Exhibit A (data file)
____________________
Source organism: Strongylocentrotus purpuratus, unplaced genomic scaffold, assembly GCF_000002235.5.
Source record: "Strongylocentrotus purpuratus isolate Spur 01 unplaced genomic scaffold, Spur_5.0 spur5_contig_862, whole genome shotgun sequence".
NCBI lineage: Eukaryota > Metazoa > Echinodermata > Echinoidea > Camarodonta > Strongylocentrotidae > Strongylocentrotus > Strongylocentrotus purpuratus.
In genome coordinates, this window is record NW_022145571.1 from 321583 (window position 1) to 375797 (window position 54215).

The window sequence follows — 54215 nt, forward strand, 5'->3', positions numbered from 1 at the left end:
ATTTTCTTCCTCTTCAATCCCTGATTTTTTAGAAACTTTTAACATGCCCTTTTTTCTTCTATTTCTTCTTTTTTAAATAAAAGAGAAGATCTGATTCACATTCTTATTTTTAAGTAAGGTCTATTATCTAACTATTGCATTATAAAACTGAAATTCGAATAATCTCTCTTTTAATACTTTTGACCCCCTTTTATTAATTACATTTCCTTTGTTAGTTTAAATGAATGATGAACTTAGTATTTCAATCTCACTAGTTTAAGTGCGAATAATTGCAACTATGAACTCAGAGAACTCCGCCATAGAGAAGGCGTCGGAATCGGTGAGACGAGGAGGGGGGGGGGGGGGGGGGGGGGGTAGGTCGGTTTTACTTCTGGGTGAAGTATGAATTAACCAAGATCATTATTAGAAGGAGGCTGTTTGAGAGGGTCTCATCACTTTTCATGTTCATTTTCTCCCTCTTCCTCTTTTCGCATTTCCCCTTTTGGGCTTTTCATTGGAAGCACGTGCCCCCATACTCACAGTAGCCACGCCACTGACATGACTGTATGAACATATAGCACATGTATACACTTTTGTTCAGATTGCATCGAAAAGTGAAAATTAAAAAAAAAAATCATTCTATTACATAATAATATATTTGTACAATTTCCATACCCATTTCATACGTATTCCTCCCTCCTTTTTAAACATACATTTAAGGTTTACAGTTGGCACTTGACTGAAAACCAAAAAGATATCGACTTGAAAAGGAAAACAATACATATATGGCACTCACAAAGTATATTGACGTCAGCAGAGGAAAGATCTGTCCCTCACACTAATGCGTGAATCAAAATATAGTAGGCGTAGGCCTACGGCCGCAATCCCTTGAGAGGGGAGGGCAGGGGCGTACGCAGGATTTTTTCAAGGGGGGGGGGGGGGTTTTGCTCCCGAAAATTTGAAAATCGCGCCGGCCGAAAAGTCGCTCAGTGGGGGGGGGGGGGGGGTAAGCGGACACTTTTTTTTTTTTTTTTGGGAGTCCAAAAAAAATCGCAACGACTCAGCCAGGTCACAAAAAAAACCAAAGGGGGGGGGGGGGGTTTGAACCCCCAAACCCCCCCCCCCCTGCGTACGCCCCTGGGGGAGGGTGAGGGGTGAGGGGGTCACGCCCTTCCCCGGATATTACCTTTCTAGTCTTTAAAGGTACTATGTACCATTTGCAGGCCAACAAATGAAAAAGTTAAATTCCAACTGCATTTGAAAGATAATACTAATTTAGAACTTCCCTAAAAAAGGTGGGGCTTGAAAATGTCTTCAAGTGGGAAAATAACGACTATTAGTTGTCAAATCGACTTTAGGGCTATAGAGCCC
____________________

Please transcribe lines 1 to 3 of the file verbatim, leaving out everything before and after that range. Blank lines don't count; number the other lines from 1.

Source organism: Strongylocentrotus purpuratus, unplaced genomic scaffold, assembly GCF_000002235.5.
Source record: "Strongylocentrotus purpuratus isolate Spur 01 unplaced genomic scaffold, Spur_5.0 spur5_contig_862, whole genome shotgun sequence".
NCBI lineage: Eukaryota > Metazoa > Echinodermata > Echinoidea > Camarodonta > Strongylocentrotidae > Strongylocentrotus > Strongylocentrotus purpuratus.